Baule Maternity Figure
Baule Maternity Figure
Baule people, early to mid. 20th century, Côte d'Ivoire.
Important and finely carved wooden maternity figure from the Baule in the Côte d'Ivoire. It depicts a tall, youthful female with a long, well-defined neck, large head, elongated arms and torso, with shortened legs. Her posture is highly elegant, sitting with the child in her hands in a nursing position. The mother rests on an Akan style decorated stool. Delicate facial features with finely arched brows, narrow nose, small mouth, ears and almond-shaped eyes with downward gaze. Elaborate, high crested coiffure of this example is particularly prosperous. Traditional scarifications are present on the back, chest, abdomen, neck, forehead, temples and on the both cheeks. Maternity figures like this fine example were carved in honour of the fertile woman and kept in the hut by her husband.
The Baule people (also Baoulé) are a Kwa people and one of the largest ethnicities in the region between the Comoe and Bandama rivers, Côte d'Ivoire. According to a legend, during 17th century the Queen Adla Pokou had to lead her people from Ghana when the Ashanti people rose to power. While they were run away for their lives they came to the river Komoe which they were unable to cross. With their enemies following them they began to throw their most prized belongings into the river. The Queen found that their most valuable possession was her son. She soon realized that she had to sacrifice her son to the river and threw him in. As she did so, a large hippo emerged from the river and allowed them to cross, saving their lives. After the crossing, the queen was so distraught at the loss of her son that she could only say "baouli" (meaning: the child is dead). From that point they were known as Baule.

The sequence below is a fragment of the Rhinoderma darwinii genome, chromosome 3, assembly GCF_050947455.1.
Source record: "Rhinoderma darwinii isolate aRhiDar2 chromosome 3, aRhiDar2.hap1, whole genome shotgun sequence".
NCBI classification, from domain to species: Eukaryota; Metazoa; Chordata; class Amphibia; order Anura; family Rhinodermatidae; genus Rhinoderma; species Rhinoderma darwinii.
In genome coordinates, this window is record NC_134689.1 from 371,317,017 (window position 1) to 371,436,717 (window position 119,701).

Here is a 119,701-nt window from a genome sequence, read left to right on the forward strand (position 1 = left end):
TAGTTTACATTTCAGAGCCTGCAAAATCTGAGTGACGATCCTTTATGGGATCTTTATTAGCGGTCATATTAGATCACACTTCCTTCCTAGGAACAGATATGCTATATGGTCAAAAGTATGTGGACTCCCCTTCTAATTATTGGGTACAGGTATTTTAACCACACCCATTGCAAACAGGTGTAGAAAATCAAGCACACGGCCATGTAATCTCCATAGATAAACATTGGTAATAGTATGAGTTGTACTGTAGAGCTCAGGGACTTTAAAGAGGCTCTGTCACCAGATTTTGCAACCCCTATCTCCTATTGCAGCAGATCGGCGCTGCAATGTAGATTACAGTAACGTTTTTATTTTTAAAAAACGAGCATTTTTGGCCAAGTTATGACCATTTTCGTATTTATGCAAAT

Exceptional older Baule maternity figure are in good condition. Figure has gorgeous light brown patina. Age-related heavy wear and signs of handling over many years. Fractures and chip. Repaired. Size approx. 28,0cm x 6,1cm x 6,6cm.
Provenance: Finnish private collection.
For a similar examples see:
Maternity figure, The Israel Museum, Jerusalem, Accession number: B91.0187 (https://www.imj.org.il/en/collections/312101-0)
Female figure with child, Sainsbury Centre, University of East Anglia, Accession number: 572 (https://www.sainsburycentre.ac.uk/art-and-objects/572-female-figure-with-child/)
References and further reading:
Baule: African Art, Western Eyes, Susan Mullin Vogel, Publisher Yale University Press, 1997, pp. 260, 261, 262, 291.
Baule Statuary Art: Meaning and Modernization, P. L. Ravenhill, Institute for the Study of Human Issues, Working Paper 5, Philadelphia, 1980
Baule, 101 Last Tribes (https://www.101lasttribes.com/tribes/baule.html)
The Tribal Arts of Africa, Jean-Baptiste Bacquart, Publisher Thames & Hudson, 2002, p. 48, ill. 5
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